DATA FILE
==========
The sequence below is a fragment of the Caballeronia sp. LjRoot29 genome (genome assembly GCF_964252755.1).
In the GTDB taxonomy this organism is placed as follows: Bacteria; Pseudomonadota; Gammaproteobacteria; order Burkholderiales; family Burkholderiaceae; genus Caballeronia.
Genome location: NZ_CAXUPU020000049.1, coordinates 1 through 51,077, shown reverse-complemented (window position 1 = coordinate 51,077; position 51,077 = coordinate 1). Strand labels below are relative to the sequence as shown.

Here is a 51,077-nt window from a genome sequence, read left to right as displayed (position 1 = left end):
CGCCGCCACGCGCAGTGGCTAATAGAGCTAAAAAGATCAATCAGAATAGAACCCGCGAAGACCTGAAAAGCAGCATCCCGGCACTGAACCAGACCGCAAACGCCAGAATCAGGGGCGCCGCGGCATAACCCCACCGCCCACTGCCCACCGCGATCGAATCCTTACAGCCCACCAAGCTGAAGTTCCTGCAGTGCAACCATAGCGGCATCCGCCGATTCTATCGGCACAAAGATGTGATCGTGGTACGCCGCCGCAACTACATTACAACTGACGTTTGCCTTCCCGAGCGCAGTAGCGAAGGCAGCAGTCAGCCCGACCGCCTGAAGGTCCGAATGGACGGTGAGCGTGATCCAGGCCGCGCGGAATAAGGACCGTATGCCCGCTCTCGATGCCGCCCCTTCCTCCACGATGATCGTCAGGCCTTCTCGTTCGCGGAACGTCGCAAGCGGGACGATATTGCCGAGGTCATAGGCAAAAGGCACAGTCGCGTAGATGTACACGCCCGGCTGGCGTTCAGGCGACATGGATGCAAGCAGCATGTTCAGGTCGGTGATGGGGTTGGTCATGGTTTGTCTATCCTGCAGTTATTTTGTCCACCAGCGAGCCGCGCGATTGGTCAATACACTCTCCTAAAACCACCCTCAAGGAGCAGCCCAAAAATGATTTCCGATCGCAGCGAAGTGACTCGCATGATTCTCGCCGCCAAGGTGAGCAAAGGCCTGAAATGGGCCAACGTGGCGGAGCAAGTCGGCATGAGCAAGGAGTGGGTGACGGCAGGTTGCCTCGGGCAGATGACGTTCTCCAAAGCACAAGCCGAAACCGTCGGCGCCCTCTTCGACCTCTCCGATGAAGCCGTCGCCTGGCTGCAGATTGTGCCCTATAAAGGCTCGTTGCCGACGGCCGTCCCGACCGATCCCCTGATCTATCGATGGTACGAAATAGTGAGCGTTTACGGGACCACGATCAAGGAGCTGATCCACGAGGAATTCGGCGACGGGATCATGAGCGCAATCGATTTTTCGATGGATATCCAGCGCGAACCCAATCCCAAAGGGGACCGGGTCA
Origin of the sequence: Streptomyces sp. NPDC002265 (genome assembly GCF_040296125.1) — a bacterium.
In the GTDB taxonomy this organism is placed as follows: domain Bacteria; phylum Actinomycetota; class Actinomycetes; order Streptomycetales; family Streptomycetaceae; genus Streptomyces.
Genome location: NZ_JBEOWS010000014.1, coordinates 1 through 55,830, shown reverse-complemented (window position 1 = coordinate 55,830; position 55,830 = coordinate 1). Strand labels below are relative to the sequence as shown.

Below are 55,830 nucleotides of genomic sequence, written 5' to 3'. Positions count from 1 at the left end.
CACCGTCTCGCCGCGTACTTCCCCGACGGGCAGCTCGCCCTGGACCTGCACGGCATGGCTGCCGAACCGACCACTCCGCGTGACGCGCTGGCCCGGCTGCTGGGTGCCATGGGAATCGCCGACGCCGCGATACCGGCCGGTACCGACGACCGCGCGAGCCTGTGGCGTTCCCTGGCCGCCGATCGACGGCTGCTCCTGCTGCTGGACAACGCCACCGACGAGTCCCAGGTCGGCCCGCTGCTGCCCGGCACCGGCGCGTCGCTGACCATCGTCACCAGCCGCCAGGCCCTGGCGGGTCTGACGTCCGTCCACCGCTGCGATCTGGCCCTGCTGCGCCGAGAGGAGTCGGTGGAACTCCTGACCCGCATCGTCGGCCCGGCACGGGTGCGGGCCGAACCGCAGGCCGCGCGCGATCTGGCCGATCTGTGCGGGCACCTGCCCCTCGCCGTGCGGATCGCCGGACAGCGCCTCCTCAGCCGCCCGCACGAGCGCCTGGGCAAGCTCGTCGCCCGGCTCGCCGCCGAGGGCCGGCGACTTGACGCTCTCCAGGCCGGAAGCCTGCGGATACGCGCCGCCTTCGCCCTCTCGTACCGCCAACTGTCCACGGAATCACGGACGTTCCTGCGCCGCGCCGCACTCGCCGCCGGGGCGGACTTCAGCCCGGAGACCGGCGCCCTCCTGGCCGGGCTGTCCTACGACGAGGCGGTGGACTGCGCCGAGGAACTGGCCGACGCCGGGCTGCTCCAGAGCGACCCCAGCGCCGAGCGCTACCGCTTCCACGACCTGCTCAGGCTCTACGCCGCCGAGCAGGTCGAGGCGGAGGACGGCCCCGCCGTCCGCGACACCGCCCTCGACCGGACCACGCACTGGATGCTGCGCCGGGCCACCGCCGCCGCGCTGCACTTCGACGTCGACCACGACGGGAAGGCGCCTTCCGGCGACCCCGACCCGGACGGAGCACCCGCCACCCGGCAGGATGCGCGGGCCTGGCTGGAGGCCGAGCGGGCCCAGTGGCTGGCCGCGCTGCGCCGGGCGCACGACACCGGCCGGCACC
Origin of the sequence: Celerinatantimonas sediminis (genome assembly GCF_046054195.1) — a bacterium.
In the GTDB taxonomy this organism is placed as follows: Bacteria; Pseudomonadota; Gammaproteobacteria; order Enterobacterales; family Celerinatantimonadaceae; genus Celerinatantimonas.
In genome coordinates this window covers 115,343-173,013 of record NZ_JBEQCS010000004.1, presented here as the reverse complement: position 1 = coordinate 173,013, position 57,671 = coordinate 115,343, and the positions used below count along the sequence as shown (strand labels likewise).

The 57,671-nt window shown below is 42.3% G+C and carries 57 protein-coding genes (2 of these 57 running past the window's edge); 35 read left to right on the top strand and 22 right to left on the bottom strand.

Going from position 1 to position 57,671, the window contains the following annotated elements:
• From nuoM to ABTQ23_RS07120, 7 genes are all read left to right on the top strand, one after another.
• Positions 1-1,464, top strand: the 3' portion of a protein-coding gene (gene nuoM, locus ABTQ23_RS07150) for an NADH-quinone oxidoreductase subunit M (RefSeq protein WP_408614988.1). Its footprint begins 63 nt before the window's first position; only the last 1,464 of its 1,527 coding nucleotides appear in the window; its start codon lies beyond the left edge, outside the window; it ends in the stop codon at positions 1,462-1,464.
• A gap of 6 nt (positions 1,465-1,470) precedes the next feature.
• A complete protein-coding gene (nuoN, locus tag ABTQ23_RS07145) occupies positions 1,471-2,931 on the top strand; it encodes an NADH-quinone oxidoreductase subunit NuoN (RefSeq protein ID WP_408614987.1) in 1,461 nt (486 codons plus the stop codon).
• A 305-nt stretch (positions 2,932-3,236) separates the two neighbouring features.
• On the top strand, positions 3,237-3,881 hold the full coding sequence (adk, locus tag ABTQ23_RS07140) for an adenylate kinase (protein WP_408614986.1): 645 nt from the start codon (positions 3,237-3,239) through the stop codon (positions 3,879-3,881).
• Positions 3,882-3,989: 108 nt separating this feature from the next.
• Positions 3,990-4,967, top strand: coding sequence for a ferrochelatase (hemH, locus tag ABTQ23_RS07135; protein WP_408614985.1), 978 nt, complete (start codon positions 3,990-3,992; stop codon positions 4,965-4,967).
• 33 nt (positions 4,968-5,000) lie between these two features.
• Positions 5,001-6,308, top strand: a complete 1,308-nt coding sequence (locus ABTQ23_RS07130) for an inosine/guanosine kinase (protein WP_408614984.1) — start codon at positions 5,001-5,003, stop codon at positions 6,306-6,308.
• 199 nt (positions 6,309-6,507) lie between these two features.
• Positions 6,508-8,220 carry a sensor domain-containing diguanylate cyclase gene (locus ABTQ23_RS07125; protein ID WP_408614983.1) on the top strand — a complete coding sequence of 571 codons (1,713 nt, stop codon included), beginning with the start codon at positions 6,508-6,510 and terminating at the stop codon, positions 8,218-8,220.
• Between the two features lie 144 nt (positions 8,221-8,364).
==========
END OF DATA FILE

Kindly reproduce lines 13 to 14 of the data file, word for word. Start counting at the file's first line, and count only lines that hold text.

In genome coordinates this window covers 115,343-173,013 of record NZ_JBEQCS010000004.1, presented here as the reverse complement: position 1 = coordinate 173,013, position 57,671 = coordinate 115,343, and the positions used below count along the sequence as shown (strand labels likewise).

The 57,671-nt window shown below is 42.3% G+C and carries 57 protein-coding genes (2 of these 57 running past the window's edge); 35 read left to right on the top strand and 22 right to left on the bottom strand.